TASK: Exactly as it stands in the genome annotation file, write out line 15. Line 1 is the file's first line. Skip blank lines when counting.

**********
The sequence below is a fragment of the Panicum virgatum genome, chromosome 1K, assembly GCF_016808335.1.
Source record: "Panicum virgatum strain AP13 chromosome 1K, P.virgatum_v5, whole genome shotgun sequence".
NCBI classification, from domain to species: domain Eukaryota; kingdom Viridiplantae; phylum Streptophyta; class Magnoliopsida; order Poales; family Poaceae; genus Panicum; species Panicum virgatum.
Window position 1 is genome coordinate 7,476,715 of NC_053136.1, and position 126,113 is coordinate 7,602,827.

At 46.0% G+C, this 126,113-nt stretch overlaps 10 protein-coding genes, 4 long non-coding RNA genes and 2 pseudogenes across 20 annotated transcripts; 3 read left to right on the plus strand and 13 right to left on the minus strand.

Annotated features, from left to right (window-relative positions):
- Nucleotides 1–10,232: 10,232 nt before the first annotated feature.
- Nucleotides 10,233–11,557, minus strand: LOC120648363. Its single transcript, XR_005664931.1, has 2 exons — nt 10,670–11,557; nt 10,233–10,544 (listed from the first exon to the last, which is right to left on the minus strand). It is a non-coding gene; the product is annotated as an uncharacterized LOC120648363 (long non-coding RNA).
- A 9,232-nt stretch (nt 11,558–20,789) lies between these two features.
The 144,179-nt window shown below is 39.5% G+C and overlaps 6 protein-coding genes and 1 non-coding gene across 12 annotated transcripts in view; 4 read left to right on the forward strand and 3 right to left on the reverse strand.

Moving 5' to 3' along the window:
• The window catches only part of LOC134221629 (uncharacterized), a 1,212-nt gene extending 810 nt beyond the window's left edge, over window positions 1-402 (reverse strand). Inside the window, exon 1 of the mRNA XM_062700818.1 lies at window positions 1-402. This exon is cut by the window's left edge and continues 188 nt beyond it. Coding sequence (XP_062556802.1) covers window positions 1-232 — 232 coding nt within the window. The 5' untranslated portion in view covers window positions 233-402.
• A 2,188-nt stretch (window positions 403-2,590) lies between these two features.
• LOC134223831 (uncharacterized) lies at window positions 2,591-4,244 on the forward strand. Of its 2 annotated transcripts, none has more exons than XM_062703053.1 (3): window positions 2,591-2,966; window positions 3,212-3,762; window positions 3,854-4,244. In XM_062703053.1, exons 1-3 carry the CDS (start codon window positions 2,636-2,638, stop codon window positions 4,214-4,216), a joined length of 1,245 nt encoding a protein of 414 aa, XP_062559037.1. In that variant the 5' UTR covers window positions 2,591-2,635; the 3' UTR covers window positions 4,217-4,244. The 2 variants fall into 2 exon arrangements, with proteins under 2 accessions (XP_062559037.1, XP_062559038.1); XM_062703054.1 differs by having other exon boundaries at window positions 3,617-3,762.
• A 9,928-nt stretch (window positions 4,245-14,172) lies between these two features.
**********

• A 9,928-nt stretch (window positions 4,245-14,172) lies between these two features.